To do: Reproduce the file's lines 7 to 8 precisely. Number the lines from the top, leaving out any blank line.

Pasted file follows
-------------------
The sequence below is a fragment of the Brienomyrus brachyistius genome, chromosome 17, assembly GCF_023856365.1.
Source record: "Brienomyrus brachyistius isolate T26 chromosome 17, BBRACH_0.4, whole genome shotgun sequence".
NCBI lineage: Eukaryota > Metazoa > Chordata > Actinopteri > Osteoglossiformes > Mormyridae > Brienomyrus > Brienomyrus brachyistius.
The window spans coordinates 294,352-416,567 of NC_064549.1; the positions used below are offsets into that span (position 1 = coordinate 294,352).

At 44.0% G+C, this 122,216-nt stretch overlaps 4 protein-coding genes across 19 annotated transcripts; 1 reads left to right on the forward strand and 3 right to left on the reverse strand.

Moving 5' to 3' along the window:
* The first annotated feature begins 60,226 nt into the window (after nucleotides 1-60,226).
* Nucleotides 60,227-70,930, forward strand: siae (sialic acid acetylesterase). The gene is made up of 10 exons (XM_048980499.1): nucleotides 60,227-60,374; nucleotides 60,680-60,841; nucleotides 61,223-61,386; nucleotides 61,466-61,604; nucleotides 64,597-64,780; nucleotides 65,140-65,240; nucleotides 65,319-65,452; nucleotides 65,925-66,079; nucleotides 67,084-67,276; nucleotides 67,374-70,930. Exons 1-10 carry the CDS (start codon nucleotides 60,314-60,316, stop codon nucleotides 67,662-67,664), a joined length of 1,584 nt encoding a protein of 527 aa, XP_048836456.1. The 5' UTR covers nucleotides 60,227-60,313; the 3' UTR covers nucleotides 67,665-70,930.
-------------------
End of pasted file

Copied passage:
* The first annotated feature begins 60,226 nt into the window (after nucleotides 1-60,226).
* Nucleotides 60,227-70,930, forward strand: siae (sialic acid acetylesterase). The gene is made up of 10 exons (XM_048980499.1): nucleotides 60,227-60,374; nucleotides 60,680-60,841; nucleotides 61,223-61,386; nucleotides 61,466-61,604; nucleotides 64,597-64,780; nucleotides 65,140-65,240; nucleotides 65,319-65,452; nucleotides 65,925-66,079; nucleotides 67,084-67,276; nucleotides 67,374-70,930. Exons 1-10 carry the CDS (start codon nucleotides 60,314-60,316, stop codon nucleotides 67,662-67,664), a joined length of 1,584 nt encoding a protein of 527 aa, XP_048836456.1. The 5' UTR covers nucleotides 60,227-60,313; the 3' UTR covers nucleotides 67,665-70,930.